Nepal is 1 of the world's poorest countries with an employee's average yearly earnings of just US$200. Though little of its land can be planted, 90% of the working population is employed in agriculture and forestry. Live animals and food stuffs provide approximately 30% of Nepal's export imcome. The main crops are maize, rice, wheat, barley, sugarcane, potatoes and fruit. The manufacturing sector is small and focuses mainly on industries such as textiles, construction materials, food processing, and carpet making (the latter being a major export earner for Nepal).
Nepal has abundant hydroelectric potential, which would save the country from having to import much of its energy requirements, but this area is as yet underdeveloped. There is some mining of mica and small quantities of copper, lignite, coal and iron ore.
There has been a decline of tourism, the principal service industry since the late 1990s. In 2002, the effects of the Maoist insurgency and bad weather caused the economy to contract by 0.5%. The economy of Nepal is extremely susceptible as it depends on large amounts of foreign aid, particularly food aid (International donors account for about 30% of the government's budget.) and runs a huge external debt.
India was the major trading partner, but after the 1989/90 dispute which caused the closure of the border between the 2 countries, Nepal has pursued trade links elsewhere. Agreements have been signed with several other governments of which China is the foremost country. Nepal is a member of the Asian Development Bank and the Colombo Plan, which intend to promote regional economic co-operation.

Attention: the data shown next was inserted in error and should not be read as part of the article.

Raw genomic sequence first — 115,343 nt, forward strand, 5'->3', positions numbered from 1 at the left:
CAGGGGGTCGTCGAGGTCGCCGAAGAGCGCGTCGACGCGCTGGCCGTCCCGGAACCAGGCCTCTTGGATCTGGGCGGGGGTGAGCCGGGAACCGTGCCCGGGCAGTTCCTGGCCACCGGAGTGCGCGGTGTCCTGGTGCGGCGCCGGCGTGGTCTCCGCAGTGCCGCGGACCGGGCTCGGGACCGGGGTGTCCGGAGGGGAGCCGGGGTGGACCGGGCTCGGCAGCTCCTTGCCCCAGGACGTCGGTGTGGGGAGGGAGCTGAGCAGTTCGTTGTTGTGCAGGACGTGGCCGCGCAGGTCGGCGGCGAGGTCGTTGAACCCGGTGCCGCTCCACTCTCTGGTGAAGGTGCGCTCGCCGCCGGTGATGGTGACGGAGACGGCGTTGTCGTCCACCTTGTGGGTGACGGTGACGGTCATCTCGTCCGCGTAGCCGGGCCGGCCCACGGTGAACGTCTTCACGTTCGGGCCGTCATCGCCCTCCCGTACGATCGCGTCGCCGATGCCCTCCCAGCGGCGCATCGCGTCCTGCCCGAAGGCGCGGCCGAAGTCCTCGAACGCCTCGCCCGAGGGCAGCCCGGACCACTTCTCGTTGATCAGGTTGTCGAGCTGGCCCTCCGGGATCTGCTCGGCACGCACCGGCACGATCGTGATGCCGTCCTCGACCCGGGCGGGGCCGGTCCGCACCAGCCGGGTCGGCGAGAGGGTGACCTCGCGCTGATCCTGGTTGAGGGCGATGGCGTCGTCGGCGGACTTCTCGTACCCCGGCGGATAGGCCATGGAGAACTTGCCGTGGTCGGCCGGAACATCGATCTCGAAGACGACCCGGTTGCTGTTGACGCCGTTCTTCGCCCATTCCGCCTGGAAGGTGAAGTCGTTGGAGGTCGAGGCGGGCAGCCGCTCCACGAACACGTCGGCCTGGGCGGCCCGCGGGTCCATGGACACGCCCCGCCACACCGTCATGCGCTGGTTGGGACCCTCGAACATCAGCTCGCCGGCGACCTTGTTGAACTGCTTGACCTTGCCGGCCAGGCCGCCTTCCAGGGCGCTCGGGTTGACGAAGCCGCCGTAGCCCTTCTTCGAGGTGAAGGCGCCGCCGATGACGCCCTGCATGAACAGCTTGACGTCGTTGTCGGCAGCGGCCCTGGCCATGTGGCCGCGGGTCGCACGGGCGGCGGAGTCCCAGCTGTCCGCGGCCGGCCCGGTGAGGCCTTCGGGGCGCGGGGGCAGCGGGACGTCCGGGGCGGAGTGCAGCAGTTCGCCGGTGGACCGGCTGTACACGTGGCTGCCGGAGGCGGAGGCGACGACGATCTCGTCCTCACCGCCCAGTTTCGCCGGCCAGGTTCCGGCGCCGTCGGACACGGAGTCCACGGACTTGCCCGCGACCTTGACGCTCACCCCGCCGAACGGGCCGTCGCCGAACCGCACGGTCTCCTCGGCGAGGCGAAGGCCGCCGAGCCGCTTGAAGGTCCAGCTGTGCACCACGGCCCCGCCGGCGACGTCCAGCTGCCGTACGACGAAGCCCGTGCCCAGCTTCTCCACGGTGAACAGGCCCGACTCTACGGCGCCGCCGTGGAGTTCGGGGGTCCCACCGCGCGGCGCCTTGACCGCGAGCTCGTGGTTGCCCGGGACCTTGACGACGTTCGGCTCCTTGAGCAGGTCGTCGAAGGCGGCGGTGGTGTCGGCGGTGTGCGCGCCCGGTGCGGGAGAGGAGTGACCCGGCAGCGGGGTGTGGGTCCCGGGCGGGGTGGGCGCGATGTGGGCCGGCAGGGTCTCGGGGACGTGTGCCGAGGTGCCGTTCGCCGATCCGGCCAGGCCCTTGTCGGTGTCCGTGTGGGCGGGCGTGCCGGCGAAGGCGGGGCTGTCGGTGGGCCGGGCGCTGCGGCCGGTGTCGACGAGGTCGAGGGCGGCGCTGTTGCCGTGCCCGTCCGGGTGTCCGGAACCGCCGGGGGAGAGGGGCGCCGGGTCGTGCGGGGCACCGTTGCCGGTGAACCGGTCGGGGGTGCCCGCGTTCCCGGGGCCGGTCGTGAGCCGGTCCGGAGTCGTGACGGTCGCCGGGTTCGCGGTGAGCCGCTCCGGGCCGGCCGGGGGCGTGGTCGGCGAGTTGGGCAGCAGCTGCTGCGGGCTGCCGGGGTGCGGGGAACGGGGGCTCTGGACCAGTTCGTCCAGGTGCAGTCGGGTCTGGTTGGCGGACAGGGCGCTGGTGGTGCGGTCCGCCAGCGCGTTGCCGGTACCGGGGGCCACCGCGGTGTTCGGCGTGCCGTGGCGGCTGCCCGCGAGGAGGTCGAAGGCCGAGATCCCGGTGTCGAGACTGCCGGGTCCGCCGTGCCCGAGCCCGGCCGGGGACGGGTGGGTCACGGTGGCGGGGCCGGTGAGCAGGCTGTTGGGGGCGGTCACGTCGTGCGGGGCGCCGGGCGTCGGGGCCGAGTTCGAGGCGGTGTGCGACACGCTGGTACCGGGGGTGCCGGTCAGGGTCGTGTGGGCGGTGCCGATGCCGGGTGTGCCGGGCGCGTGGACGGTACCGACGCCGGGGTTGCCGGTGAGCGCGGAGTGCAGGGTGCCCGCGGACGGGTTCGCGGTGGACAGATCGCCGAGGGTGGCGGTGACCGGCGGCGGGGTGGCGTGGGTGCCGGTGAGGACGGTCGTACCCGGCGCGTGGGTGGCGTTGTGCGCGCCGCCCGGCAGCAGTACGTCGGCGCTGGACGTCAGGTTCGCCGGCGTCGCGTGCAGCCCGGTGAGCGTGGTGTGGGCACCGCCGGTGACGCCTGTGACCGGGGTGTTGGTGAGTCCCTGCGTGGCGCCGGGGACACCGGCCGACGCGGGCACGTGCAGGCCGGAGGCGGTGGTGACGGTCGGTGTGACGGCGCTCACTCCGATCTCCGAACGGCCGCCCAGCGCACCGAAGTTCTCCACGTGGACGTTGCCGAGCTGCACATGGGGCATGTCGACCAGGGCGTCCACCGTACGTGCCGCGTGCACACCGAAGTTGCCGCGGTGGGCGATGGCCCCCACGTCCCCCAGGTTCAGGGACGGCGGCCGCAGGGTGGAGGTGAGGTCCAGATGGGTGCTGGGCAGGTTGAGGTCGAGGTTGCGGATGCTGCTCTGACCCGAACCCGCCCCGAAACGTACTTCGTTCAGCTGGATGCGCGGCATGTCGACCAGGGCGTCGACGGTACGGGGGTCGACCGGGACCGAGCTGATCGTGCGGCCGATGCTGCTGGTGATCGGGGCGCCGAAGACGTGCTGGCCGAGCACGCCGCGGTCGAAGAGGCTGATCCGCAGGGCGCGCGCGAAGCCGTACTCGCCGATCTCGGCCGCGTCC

Tropical light weight suits or shirt and tie are advised. The ideal time to visit Nepal is during October and May.
Government office hours
Kathmandu Valley: Monday to Friday 9.00 am to 5.00 pm in winter and 9.00 am to 4.00 pm in summer.
Other areas: Sunday to Friday 10.00 am to 5.00 pm in winter and 10.00 am to 4.00 pm in summer.
Private office hours : Sunday to Friday 9.30 am to 5.00 pm.
The following organizations can offer information and advice:
Nepal Chamber of Commerce, PO Box 198, Kantipath, Kathmandu
(telephone:(1) 222 890; fax: (1) 229 998; email: firstname.lastname@example.org)
of Nepalese Chambers of Commerce and Industry, PO Box 269, Pachali
Shahid Shukra, Milan Marg, Teku, Kathmandu (telephone: (1) 262 218
or 262 061; fax: (1) 261 022; email: email@example.com)
Chamber of Commerce & Industry, British Embassy Premises,
PO Box 106, Lainchaur, Kathmandu (telephone: (1) 410 738 or 410
583; fax: (1) 418 137; email: firstname.lastname@example.org).
The following can organize these events:
Nepal Incentive and Convention Association, PO Box 11034,
Kathmandu (telephone: (1) 494 411; fax: (1) 473 696; email: email@example.com).